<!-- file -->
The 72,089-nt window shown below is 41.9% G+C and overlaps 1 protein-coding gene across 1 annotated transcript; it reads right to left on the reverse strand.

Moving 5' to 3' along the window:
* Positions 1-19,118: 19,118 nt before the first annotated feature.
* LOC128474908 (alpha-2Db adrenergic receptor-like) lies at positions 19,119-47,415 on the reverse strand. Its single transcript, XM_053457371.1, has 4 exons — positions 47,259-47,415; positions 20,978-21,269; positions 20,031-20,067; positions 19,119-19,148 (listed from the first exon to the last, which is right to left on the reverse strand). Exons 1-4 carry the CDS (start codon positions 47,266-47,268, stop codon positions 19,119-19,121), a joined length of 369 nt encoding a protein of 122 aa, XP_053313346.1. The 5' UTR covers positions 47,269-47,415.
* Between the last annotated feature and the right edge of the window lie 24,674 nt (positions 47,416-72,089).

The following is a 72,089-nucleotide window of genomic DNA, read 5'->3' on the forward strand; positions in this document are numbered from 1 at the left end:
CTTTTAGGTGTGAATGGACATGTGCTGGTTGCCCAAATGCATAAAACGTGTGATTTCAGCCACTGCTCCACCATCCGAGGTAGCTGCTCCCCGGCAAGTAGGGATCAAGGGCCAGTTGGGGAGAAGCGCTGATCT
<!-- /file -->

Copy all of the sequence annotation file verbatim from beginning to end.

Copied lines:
The 72,089-nt window shown below is 41.9% G+C and overlaps 1 protein-coding gene across 1 annotated transcript; it reads right to left on the reverse strand.

Moving 5' to 3' along the window:
* Positions 1-19,118: 19,118 nt before the first annotated feature.
* LOC128474908 (alpha-2Db adrenergic receptor-like) lies at positions 19,119-47,415 on the reverse strand. Its single transcript, XM_053457371.1, has 4 exons — positions 47,259-47,415; positions 20,978-21,269; positions 20,031-20,067; positions 19,119-19,148 (listed from the first exon to the last, which is right to left on the reverse strand). Exons 1-4 carry the CDS (start codon positions 47,266-47,268, stop codon positions 19,119-19,121), a joined length of 369 nt encoding a protein of 122 aa, XP_053313346.1. The 5' UTR covers positions 47,269-47,415.
* Between the last annotated feature and the right edge of the window lie 24,674 nt (positions 47,416-72,089).

The following is a 72,089-nucleotide window of genomic DNA, read 5'->3' on the forward strand; positions in this document are numbered from 1 at the left end:
CTTTTAGGTGTGAATGGACATGTGCTGGTTGCCCAAATGCATAAAACGTGTGATTTCAGCCACTGCTCCACCATCCGAGGTAGCTGCTCCCCGGCAAGTAGGGATCAAGGGCCAGTTGGGGAGAAGCGCTGATCT